Additionally, he added, their lab and others observed that during the normal process of disease-free aging, there was also a buildup of insoluble proteins. These insoluble proteins from aged animals, when mixed with amyloid beta in the test tube, accelerate the aggregation of the amyloid.

What was the link between the accumulation of Alzheimer’s disease aggregates and disease-free aging, the team wondered. Focusing on the beta-amyloid protein, they used a strain of the microscopic worm Caenorhabditis elegans, long used in studies of aging, which was designed to produce human amyloid protein.

Anderton said the team suspected they might see that beta-amyloid caused some level of insolubility in other proteins.

“What we found is that beta-amyloid causes massive insolubility, even in a very young animal,” Anderton said. They found that there is a subset of proteins that appear very vulnerable to becoming insoluble, either by adding beta-amyloid or during the normal aging process. They called this vulnerable subset the “core insoluble proteome.”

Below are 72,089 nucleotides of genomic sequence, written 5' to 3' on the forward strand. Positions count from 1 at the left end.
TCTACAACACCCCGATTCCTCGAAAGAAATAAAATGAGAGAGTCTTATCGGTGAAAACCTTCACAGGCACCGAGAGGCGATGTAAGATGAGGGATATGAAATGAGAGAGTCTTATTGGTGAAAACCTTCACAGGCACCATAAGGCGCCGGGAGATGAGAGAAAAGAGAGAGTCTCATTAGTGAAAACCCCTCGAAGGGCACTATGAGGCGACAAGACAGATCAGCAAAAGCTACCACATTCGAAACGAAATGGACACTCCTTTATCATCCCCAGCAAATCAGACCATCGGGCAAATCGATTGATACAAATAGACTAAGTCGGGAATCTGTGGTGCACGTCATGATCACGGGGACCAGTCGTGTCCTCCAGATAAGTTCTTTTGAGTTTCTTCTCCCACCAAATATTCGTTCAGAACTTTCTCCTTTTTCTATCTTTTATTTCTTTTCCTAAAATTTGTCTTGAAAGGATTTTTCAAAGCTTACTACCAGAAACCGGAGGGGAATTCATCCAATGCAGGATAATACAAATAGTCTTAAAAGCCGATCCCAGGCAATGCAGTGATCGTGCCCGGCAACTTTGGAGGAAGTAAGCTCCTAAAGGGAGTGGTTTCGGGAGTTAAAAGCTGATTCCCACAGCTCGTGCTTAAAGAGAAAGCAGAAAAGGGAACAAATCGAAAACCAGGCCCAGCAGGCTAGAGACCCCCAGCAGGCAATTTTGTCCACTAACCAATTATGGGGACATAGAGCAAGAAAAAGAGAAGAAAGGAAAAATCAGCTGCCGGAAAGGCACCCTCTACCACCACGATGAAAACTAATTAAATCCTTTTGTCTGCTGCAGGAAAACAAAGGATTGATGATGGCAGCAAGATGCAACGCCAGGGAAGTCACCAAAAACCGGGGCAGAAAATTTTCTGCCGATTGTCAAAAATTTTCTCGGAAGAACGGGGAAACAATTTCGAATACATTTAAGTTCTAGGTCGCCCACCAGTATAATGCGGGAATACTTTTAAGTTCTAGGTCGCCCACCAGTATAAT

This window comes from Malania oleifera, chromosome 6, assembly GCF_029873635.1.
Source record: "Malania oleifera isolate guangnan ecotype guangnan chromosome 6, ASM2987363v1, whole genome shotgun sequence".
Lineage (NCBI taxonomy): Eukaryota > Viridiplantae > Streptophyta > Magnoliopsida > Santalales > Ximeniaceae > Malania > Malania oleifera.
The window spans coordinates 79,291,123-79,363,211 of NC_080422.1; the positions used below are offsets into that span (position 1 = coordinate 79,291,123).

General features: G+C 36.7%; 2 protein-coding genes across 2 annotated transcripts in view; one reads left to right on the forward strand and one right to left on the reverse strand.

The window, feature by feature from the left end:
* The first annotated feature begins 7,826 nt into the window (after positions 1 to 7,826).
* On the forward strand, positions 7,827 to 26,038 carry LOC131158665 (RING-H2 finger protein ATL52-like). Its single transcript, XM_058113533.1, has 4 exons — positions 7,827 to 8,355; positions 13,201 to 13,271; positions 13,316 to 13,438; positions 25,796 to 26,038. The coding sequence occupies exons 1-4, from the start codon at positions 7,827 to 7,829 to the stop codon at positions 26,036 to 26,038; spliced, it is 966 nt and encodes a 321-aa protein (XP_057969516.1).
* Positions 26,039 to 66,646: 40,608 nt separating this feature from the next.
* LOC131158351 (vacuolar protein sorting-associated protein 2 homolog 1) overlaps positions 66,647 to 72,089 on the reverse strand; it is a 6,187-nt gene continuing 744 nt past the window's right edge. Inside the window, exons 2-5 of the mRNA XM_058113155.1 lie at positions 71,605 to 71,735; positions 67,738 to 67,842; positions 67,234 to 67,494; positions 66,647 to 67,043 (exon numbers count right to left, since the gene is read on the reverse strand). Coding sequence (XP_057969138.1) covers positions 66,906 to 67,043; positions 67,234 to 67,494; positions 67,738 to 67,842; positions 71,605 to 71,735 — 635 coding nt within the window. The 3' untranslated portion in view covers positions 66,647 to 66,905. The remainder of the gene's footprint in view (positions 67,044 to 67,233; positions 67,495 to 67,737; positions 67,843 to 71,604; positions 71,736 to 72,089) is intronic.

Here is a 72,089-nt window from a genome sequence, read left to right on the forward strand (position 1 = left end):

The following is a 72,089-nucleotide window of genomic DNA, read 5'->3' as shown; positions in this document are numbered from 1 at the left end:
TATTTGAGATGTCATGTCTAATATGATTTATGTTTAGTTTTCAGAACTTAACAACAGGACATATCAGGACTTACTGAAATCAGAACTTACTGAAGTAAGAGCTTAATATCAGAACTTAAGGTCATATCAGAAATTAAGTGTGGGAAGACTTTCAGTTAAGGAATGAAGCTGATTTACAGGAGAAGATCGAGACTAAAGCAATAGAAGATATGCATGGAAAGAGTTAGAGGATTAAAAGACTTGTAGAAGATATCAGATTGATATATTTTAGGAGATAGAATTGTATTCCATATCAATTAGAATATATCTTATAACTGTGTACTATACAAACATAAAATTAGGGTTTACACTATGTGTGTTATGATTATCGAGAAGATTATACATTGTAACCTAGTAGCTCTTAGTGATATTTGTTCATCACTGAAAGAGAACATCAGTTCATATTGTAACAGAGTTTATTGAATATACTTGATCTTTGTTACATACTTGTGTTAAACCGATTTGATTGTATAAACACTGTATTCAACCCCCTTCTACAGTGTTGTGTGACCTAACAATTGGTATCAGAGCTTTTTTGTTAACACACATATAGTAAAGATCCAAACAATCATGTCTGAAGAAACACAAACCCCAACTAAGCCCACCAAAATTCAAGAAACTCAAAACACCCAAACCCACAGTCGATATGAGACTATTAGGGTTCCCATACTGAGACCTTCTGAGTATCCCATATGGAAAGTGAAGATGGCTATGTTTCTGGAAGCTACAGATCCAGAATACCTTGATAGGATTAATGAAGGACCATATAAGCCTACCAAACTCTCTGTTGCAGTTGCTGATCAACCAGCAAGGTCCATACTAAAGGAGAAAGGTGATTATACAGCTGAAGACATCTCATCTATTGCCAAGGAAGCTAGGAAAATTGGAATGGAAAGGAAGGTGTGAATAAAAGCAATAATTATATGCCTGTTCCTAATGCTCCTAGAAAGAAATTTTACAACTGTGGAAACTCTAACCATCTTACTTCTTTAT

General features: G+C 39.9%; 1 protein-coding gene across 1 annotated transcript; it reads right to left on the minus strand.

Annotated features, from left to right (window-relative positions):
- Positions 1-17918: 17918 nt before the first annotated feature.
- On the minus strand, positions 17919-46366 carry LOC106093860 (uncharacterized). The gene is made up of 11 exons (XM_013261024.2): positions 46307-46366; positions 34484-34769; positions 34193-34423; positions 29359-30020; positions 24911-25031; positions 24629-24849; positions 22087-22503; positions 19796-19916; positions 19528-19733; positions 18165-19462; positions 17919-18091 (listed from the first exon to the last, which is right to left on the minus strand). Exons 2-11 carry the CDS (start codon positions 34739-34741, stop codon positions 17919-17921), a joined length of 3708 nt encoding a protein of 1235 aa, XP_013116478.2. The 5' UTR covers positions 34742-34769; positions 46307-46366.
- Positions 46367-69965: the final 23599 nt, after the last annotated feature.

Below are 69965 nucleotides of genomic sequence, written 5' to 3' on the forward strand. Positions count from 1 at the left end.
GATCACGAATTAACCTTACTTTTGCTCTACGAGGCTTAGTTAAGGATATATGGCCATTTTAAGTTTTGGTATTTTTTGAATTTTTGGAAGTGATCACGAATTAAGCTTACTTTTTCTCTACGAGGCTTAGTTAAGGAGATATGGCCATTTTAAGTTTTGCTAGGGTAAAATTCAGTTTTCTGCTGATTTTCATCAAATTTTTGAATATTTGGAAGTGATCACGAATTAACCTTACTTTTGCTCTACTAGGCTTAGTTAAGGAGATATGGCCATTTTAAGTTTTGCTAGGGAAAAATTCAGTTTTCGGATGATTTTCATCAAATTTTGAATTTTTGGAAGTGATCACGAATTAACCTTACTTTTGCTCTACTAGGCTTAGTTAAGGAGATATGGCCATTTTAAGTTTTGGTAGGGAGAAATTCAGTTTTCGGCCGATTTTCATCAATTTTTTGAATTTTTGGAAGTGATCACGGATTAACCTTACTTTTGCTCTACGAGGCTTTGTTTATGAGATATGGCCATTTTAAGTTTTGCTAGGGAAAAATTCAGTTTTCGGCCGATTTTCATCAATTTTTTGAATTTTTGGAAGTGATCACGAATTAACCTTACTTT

The team then demonstrated that the core insoluble proteome is full of proteins already associated with different neurodegenerative diseases in addition to Alzheimer’s disease, including Parkinson’s disease, Huntington’s disease and prion disease.

“Our paper shows that amyloid could act as a driver of this aggregation in normal aging,” Anderton said.

“Now we have clear evidence, I think for the first time, that amyloid and aging affect the same proteins in the same way. This is most likely a vicious cycle in which aging causes insolubility and beta-amyloid also causes insolubility, and they only make each other worse.

Amyloid protein is very toxic to worms and the team wanted to find a way to reverse this toxicity.